'naughty world' without a change of names in your portmanteau.

"'Johnson,' says he, 'my good fellow,' and he pulled out his purse.
'Sir,' said I, 'if, "exempt from public haunt," I could get something to
do when this dross is gone.  In London there are sermons in stones,
certainly, but not "good in everything,"--an observation I should take
the liberty of making to the Swan if he were not now, alas! "the
baseless fabric of a vision.""'

Pisistratus.--"Take care!"

Peacock (hurriedly).--"Then says Mr. Vivian, 'If you don't mind wearing
a livery till I can provide for you more suitably, my old friend,
there's a vacancy in the establishment of Mr. Trevanion.'  Sir, I
accepted the proposal; and that's why I wear this livery."

Pisistratus.--"And pray, what business had you with that young woman,
whom I take to be Miss Trevanion's maid?  And why should she come from
Oxton to see you?"

I had expected that these questions would confound Mr. Peacock; but if
there were really anything in them to cause embarrassment, the ci-devant
actor was too practised in his profession to exhibit it.  He merely
smiled, and smoothing jauntily a very tumbled shirt front, he said, "Oh,
sir, fie!

          "'Of this matter
            Is little Cupid's crafty arrow made.'

"If you must know my love affairs, that young woman is, as the vulgar
say, my sweetheart."

"Your sweetheart!" I exclaimed, greatly relieved, and acknowledging at
once the probability of the statement.  "Yet," I added suspiciously,--
"yet, if so, why should she expect Mr. Gower to write to her?"

"You're quick of hearing, sir; but though--

          "'All adoration, duty, and observance;
            All humbleness and patience and impatience,'

the young woman won't marry a livery servant,--proud creature!--very
proud! and Mr. Gower, you see, knowing how it was, felt for me, and told
her, if I may take such liberty with the Swan, that she should--

          "'Never lie by Johnson's side
            With an unquiet soul,'

for that he would get me a place in the Stamps!  The silly girl said she
would have it in black and white,--as if Mr. Gower would write to her!

"And now, sir," continued Mr. Peacock, with a simpler gravity, "you are
at liberty, of course, to say what you please to my lady; but I hope
you'll not try to take the bread out of my mouth because I wear a livery
and am fool enough to be in love with a waiting-woman,--I, sir, who
could have married ladies who have played the first parts in life--on
the metropolitan stage."

I had nothing to say to these representations, they seemed plausible;
and though at first I had suspected that the man had only resorted to
the buffoonery of his quotations in order to gain time for invention or
to divert my notice from any flaw in his narrative, yet at the close, as
the narrative seemed probable, so I was willing to believe the
buffoonery was merely characteristic.  I contented myself, therefore,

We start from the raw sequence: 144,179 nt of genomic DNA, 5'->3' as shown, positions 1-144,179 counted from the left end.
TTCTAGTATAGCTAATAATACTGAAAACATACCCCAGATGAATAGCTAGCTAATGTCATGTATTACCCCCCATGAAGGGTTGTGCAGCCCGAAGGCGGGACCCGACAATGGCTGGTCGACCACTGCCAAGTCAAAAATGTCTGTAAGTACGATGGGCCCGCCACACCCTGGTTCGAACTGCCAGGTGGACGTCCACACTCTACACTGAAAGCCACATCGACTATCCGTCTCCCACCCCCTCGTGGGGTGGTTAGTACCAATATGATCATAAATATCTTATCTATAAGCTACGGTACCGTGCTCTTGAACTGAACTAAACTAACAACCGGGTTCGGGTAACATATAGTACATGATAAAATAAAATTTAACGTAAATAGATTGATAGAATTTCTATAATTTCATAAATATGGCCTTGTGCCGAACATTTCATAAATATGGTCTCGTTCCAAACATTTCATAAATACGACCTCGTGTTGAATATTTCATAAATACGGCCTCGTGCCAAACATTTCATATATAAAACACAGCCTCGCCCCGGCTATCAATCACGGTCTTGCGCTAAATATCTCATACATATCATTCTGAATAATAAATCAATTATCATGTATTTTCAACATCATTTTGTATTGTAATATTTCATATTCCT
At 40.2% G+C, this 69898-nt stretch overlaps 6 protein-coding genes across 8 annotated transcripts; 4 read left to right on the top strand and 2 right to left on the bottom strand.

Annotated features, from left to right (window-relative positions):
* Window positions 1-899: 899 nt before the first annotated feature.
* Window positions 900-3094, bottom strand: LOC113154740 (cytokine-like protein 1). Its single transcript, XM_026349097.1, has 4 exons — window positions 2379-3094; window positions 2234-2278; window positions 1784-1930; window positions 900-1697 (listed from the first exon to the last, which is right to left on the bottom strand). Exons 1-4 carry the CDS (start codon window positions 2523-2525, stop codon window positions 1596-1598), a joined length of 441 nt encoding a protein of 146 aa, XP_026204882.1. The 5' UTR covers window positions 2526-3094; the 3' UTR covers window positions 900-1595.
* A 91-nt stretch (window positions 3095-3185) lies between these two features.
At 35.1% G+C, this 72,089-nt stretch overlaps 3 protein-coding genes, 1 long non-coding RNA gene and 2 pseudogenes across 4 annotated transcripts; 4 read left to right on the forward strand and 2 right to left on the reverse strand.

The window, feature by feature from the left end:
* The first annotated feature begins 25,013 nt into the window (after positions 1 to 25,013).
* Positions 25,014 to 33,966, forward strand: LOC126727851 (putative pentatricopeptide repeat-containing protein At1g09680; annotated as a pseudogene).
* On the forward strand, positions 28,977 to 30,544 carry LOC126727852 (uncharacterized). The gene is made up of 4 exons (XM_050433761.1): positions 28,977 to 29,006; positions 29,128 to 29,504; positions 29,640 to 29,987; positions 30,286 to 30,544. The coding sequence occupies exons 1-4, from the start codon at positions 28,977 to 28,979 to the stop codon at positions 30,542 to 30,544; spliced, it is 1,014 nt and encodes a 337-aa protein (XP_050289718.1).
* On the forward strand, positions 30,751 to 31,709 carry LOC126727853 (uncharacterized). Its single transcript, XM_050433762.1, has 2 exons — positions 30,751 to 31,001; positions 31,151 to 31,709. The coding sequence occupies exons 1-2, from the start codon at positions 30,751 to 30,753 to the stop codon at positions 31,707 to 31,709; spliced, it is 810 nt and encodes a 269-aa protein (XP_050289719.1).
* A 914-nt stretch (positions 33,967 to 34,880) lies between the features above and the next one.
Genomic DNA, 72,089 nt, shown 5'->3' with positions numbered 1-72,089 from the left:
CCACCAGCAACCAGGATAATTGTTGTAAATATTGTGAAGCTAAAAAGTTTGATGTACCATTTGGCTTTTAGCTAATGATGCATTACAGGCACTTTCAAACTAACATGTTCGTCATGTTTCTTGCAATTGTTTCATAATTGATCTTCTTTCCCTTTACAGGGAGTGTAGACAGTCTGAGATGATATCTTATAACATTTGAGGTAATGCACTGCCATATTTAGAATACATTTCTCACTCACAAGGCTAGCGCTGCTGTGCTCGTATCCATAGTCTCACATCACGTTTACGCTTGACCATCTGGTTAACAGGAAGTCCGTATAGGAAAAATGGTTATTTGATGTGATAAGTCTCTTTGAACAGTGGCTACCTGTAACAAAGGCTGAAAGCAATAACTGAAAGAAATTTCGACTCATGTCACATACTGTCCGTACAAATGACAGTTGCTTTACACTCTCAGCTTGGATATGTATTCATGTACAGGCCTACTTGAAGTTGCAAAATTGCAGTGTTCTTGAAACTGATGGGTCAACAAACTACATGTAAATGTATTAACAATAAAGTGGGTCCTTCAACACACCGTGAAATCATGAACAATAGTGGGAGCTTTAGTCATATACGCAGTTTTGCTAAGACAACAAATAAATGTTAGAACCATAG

with asking, "Where do you come from now?"

"From Mr. Trevanion, in the country, with letters to Lady Ellinor."

"Oh! and so the young woman knew you were coming to town?"

"Yes, sir; Mr. Trevanion told me, some days ago, the day I should have
to start."

"And what do you and the young woman propose doing to-morrow if there is
no change of plan?"

Here I certainly thought there was a slight, scarce perceptible,
alteration in Mr. Peacock's countenance; but he answered readily, "To-
morrow, a little assignation, if we can both get out,--

          "`Woo me, now I am in a holiday humor,
            And like enough to consent'

"Swan again, sir."

"Humph! so then Mr. Gower and Mr. Vivian are the same person?"

Peacock hesitated.  "That's not my secret, sir; 'I am combined by a
sacred vow.'  You are too much the gentleman to peep through the blanket
of the dark and to ask me, who wear the whips and stripes--I mean the
plush small-clothes and shoulder-knots--the secrets of another gent to
whom 'my services are bound.'"

How a man past thirty foils a man scarcely twenty!  What superiority the
mere fact of living-on gives to the dullest dog!  I bit my lip and was

"And," pursued Mr. Peacock, "if you knew how the Mr. Vivian you inquired
after loves you!  When I told him, incidentally, how a young gentleman
had come behind the scenes to inquire after him, he made me describe
you, and then said, quite mournfully, 'If ever I sin what I hope to
become, how happy I shall be to shake that kind hand once more,'--very
words, sir, honor bright!

          "'I think there's ne'er a man in Christendom
          Can lesser hide his hate or love than he.'"

And if Mr. Vivian has some reason to keep himself concealed still; if
his fortune or ruin depend on your not divulging his secret for a
while,--I can't think you are the man he need fear.  'Pon my life,--

          "'I wish I was as sure of a good dinner,'

as the Swan touchingly exclaims.  I dare swear that was a wish often on
the Swan's lips in the privacy of his domestic life!"

My heart was softened, not by the pathos of the much profaned and
desecrated Swan, but by Mr. Peacock's unadorned repetition of Vivian's
words.  I turned my face from the sharp eyes of my companion; the cab
now stopped at the foot of London Bridge.

I had no more to ask, yet still there was some uneasy curiosity in my
mind, which I could hardly define to myself, was it not jealousy?
Vivian so handsome and so daring,--he at least might see the great
heiress; Lady Ellinor perhaps thought of no danger there.  But--I--I was
a lover still, and--nay, such thoughts were folly indeed!

"My man," said I to the ex-comedian, "I neither wish to harm Mr. Vivian
(if I am so to call him), nor you who imitate him in the variety of your
names.  But I tell you fairly that I do not like your being in Mr.
Trevanion's employment, and I advise you to get out of it as soon as
possible.  I say nothing more as yet, for I shall take time to consider
well what you have told me."